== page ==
Tackling undeclared work in societies with substantial asymmetry between formal and informal institutions ñ the case of FYR Macedonia

Type Conference Paper - The 8th International Conference for Entrepreneurship, Innovation and Regional Development.
Title Tackling undeclared work in societies with substantial asymmetry between formal and informal institutions ñ the case of FYR Macedonia
Publication (Day/Month/Year) 2015
URL https://www.researchgate.net/profile/Sajeela_Rabbani/publication/280623487_Creativity_and_Entreprene​urial_Intensions_of_Students_Moderating_role_of_Perceived_Self-Efficacy_and_Entrepreneurial_Educatio​n/links/55bf764f08ae092e9666917a.pdf#page=444
In spite of the recommendations by the European Commission to put more emphasis
on measures fostering voluntary compliance, policymakers across the EU and beyond
continue to perceive deterrence and prevention as the most effective strategies to
combat unregistered economic activities. However, considerable amount of evidence
gathered during the last several years has revealed limited effectiveness of coercion,
particularly in countries with pronounced asymmetry between formal and informal
institutions. This paper adds to the debate on appropriate policy responses towards
unregistered practices by examining the case of FYR Macedonia, an EU-candidate
country whose government has repeatedly declared its strong resolve to reduce the
size of undeclared work. However, in spite of significant improvement in repression
during the past few years and notable efforts to prevent the occurrence of
unregistered work from the onset, the share of the undeclared economy in the country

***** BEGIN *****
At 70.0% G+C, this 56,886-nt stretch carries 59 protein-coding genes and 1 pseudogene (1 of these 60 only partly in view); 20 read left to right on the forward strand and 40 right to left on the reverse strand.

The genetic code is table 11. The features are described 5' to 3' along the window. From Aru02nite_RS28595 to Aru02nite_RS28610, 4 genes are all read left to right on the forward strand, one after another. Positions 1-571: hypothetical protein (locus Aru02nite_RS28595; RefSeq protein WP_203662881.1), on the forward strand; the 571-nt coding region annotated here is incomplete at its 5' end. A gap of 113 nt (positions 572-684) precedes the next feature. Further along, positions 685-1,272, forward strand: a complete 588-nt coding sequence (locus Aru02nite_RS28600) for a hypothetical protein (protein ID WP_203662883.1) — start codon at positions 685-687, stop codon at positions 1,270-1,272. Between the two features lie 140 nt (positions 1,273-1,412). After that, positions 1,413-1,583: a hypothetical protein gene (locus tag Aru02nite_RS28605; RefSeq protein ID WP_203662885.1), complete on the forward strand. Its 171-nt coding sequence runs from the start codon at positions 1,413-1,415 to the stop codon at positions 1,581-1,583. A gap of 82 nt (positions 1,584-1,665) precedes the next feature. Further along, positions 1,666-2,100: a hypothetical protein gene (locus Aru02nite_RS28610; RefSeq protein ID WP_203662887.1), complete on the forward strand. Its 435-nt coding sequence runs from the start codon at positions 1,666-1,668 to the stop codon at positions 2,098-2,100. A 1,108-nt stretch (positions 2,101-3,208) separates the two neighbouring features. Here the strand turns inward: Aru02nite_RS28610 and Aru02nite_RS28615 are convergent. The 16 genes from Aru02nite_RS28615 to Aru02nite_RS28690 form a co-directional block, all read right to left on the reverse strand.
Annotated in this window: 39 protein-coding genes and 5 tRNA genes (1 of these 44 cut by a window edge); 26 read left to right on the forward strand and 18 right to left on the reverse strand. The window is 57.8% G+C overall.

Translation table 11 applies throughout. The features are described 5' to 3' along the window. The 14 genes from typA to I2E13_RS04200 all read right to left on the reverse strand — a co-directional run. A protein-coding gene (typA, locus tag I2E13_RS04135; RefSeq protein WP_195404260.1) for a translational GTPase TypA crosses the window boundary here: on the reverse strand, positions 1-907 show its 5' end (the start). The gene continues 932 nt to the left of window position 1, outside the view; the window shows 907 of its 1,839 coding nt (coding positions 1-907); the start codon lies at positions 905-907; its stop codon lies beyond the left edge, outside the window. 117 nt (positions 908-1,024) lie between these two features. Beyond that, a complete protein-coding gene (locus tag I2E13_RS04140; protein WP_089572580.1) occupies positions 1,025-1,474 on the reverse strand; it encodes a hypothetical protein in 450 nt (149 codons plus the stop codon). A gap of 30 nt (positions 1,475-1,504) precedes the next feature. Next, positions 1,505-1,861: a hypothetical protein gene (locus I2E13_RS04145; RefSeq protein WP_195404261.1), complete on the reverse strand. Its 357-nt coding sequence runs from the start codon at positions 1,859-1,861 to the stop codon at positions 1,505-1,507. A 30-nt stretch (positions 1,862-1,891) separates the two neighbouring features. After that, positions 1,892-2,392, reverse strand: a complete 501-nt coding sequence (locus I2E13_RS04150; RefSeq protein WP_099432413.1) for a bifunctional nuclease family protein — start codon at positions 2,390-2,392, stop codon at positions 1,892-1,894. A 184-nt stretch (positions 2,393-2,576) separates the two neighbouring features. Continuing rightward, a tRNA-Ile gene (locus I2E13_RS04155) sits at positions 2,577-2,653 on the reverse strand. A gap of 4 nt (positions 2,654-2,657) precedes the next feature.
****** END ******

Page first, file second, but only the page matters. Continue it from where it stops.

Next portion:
remains substantial at nearly 35% of official GDP. The paper discusses reasons
behind such limited success of the existing policy strategies to tackle the
phenomenon in FYR Macedonia in the light of the country ís economic and sociocultural
peculiarities. As we demonstrate, the poor economic situation accompanied
with weak enforcement apparatus, prevalent distrust in state institutions and low level
of social cohesion have undermined the authorities í efforts to reduce the size of the
undeclared economy. Given this, the paper calls for shift from coercion towards more
refined strategies, i.e. those focused on the improvement of the psychological
contract between the state and the taxpayers. Unless such an indirect approach is
pursued, it is hard to expect further advancement in tackling unregistered work in this
post-socialist country. Given the number of similarities with other transition
economies, the arguments presented in the paper can easily be extended beyond the
case of FYR Macedonia.

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